The Weakness in the U.S.’ Understanding of Taiwan

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Pulitzer Prize Winning Journalist Walter Pincus is a contributing senior national security columnist for The Cipher Brief. He spent forty years at The Washington Post, writing on topics that ranged from nuclear weapons to politics.  He is the author of Blown to Hell: America's Deadly Betrayal of the Marshall Islanders.  Pincus won an Emmy in 1981 and was the recipient of the Arthur Ross Award from the American Academy for Diplomacy in 2010.

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OPINION – Taiwan today, appears to be the newest test for a potential American military intervention.

“The CCP’s [Chinese Communist Party] ultimate objective isn’t invasion, but instead a process between China and Taiwan authorities to negotiate the formal, long-term political relationship across the [Taiwan] Strait. Military, economic, information, and diplomatic coercion and inducements would all be in play, and the red line for threatened military force would shift from preventing permanent separation to a refusal by Taipei to begin the political process.”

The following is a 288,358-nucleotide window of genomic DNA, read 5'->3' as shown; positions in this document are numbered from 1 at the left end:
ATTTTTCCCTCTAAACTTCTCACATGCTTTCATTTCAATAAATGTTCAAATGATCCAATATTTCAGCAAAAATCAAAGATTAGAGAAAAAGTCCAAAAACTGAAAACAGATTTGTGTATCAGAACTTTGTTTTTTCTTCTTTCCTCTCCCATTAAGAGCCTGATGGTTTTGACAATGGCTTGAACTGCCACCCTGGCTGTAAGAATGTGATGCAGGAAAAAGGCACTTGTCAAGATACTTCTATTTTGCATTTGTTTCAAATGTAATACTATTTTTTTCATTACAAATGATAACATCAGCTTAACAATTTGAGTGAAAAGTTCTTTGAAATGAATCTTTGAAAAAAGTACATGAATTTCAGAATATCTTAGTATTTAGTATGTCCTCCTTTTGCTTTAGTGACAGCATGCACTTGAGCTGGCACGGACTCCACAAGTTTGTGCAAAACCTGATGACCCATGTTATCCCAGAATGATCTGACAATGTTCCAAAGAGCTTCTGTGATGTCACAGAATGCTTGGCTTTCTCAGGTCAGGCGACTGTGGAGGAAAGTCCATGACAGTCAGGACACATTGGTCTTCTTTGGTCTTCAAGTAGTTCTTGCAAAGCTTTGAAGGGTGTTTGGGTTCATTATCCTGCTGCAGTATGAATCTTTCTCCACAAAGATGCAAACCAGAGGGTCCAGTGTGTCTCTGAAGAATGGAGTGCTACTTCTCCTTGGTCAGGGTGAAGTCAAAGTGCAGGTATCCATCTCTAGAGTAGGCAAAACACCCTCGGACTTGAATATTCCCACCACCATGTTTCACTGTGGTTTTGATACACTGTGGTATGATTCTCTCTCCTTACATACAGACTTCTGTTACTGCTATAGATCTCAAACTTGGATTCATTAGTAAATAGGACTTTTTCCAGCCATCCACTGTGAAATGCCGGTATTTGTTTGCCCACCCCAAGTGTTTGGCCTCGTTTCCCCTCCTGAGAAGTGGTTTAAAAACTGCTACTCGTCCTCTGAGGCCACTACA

Speaking was John Culver, a retired, 35-year Central Intelligence Agency analyst during a Brookings Institute interview on March 30. From 2015 to 2018, Culver served on the National Intelligence Council as national intelligence officer for East Asia.

Here’s what’s wrong.

One lesson from Vietnam 50 years ago, and more recently from Afghanistan, should be that U.S. policymakers need to listen to experts.

What follows was my attempt to do so, having not closely followed Taiwan issues beyond reading with concern, the recent calls for a U.S. military buildup in the region to deter an inevitable Chinese attack on that island nation.

Asked about whether he believed Taiwan now plays a high priority in China’s domestic politics, Culver replied, “One of my core assumptions is that things said by the CCP about Taiwan are generally not directed solely or principally at the Taiwan public, but instead at China’s own domestic population, or at the U.S. government and a few other foreign governments — principally Tokyo and Canberra.”

Culver added that since the current Taiwan leadership “has not taken highly provocative or precipitous actions,” he doesn’t expect “the role of Taiwan in China’s politics to change due solely — or even mostly — to the 20th Party Congress in 2022, unless provoked by Taiwan’s own election cycle, which would be gearing up for the January 2024 polls.”